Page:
'Time will tell': What will be orthopedic private equity's long-term reputation?

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Private equity in orthopedics has the specialty split on its benefits and concerns. The phenomenon is still relatively new, but some physicians are already thinking about the long-term effect it will have on the industry.

Three spine surgeons discuss how they think private equity will be seen after a decade.

Question: Will orthopedic private equity be seen as a mistake or success in 10 years?

James Chappuis, MD. Spine Center Atlanta: The future of private equity comes down to one question: Are there good checks and balances to ensure the patient and patient care come first? I'm concerned that patient care might be compromised by using it to enhance the company's equity instead of the patient's healing and wellness. 

Vladimir Sinkov, MD. Sinkov Spine (Las Vegas): The answer will depend on who you ask.  The private equity companies will see it as success. In 10 years they most likely will have extracted maximum profits from the medical practices they managed and then have sold them to either insurance companies or large hospital systems — thus further decreasing physician autonomy and patient's ability to choose a doctor they want.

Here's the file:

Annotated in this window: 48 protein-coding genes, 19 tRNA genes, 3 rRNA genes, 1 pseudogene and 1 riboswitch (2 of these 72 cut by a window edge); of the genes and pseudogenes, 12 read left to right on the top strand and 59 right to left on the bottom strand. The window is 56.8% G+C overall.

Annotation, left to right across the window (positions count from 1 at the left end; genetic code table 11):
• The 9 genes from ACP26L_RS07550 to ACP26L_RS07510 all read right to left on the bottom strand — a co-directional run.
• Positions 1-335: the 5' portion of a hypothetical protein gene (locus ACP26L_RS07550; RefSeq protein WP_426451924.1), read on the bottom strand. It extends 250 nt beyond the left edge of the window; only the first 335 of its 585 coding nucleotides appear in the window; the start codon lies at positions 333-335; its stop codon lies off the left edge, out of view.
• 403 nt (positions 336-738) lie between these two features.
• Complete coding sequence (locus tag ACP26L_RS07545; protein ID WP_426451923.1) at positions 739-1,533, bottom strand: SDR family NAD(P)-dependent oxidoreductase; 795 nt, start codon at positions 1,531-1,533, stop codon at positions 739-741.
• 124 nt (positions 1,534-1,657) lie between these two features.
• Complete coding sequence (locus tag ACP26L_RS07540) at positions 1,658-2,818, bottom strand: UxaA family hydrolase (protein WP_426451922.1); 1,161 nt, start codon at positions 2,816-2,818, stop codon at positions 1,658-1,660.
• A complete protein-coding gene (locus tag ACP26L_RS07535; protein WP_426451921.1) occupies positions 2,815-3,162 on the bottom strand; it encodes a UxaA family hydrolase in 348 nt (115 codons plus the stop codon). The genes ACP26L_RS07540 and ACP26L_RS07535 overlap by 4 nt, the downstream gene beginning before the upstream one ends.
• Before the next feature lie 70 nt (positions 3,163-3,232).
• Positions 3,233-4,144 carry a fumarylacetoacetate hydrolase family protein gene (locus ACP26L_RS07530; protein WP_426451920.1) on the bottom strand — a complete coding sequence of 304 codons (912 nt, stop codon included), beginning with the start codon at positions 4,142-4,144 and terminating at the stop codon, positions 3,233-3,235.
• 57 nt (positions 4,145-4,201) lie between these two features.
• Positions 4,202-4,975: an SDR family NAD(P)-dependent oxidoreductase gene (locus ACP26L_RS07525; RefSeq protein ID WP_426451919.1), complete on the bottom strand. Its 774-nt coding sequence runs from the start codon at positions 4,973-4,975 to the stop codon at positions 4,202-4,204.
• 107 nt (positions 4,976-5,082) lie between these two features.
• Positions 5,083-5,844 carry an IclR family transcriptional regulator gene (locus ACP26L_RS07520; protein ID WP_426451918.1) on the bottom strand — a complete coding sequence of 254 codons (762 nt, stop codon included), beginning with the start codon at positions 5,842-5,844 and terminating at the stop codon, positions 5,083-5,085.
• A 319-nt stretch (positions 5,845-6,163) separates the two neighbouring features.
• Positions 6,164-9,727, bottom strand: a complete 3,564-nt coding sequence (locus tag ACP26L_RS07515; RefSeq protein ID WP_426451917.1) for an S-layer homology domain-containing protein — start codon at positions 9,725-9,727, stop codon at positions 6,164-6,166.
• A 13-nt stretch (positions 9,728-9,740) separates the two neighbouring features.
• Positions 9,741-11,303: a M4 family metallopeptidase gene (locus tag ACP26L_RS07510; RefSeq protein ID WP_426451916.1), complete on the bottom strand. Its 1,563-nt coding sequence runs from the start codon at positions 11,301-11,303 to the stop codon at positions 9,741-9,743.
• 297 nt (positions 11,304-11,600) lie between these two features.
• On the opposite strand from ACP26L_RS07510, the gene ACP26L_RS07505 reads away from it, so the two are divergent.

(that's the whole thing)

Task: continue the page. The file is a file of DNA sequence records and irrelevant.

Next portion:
The physicians will see it as a mistake. By then they will have abandoned any hope of practice autonomy or ability to earn profits beyond their basic salary. The patients will have little to no choice of what doctor to see, since it will be directed by their insurance company or by their primary treating provider acting as a "gatekeeper." Since there will be no real market competition, the quality of care will likely diminish, and the costs of care will continue to increase.  

Christian Zimmerman, MD. St. Alphonsus Medical Group and SAHS Neuroscience Institute (Boise, Idaho): For the first time in three decades, the polled American public has a negative majority opinion of healthcare delivery, yet polling about physicians and their social standing, albeit dropped, yet remains slightly positive. This reporting is the preface as it relates to physician-owned medical facilities and the malingering question of enticement and remuneration. Granted growth in this sector is noted but factors of dwindling reimbursements, community practice standards of care and insurance exclusions are targets of discussion and disclosure. Corporate success is also defined by its foundation and principles, and profits and societal mores conflict repeatedly, while not being compatible or conventional partners.

Locally, a large for-profit system shuttered a number of centers because of bankruptcy issues and were forced to piecemeal liquidate their healthcare entity, leaving thousands of patients and physicians uncovered and jobless. Time will tell.

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